|Luckily, it’s not all about overcoming challenges: there are also environmental advantages of running a food truck. A small space means a small kitchen and less energy-intensive equipment. Equipment is unlikely to be left on beyond the time it’s needed, and minimal storage space means water efficiency and saving is of primary importance. The trucks are also typically only in use during peak hours.|
If a truck is able to utilize alternative or renewable fuel sources, the carbon footprint can be greatly reduced. Biodiesel provides a great alternative to fossil fuels for getting around town. Unfortunately, not all cities have reliable suppliers. If a biodiesel facility is available, used oil can be recycled into the truck’s own fuel. Solar power is another option that some trucks are using to harness natural energy for their operations. In the kitchen, wood ovens are appearing on trucks, further decreasing the reliance on generators. SmartKarts, a zero-emissions, plug-in truck, is the method of transport for some U.S. food trucks.
Nevertheless, the environmental inadequacies of food trucks that do exist can potentially be offset by targeting other areas, and food trucks offer a unique opportunity for innovation.
Local and organic food sourcing is an important aspect of any restaurant’s sustainability status. The Naaco Truck embraces hyper local, and the owners have installed a rooftop garden that provides fresh herbs for their flavourful dishes. The Purple Pastry Chef, a baked goods truck in Calgary, doesn’t have a garden on its roof but grows organic fruits and flowers for its treats at a home garden. Cheezy Bizness keeps plastic waste down by not offering straws, and choosing the simplest and 100 per cent recycled wrappers for their grilled sandwiches. All three of the aforementioned mobile eateries have been able to steer clear of plastic utensils by creating menu items that don’t require them. Failing this, compostable utensils made from renewable or recycled materials are a great improvement over plastic.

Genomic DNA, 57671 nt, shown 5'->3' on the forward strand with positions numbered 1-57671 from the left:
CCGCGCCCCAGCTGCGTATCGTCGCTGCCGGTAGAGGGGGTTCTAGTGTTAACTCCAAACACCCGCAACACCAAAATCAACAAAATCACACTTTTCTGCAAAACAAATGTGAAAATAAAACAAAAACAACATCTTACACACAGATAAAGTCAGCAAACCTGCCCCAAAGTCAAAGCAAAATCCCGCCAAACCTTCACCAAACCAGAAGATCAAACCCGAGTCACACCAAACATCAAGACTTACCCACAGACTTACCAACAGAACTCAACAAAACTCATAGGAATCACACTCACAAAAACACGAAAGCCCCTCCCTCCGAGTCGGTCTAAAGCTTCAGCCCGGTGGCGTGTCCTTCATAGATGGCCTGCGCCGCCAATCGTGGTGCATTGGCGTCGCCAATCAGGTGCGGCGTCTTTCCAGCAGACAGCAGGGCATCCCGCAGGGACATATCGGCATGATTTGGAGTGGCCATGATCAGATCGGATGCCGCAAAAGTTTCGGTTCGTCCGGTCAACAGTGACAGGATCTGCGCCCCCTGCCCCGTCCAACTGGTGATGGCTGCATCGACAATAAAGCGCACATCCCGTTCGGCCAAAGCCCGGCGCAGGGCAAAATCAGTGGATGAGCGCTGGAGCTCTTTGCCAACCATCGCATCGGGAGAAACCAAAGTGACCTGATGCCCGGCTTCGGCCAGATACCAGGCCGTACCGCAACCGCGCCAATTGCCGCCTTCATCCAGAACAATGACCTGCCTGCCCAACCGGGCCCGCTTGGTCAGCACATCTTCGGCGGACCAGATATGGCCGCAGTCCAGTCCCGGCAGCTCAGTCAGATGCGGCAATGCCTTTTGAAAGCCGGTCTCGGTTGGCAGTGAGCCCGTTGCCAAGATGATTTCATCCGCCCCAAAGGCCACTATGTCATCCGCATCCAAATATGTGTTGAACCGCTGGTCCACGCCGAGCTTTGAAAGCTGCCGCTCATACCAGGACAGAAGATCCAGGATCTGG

If a food truck operator keeps the above principles in mind, and searches for ways to be innovative within their own unique business model, sustainability can be added to the menu with confidence.
About the author
Janine Windsor is the founder and President of LEAF (Leaders in Environmentally Accountable Foodservice), a national non-profit organization that is dedicated to reducing the environmental impact of the food service industry. LEAF is the only nation-wide food service certification in Canada.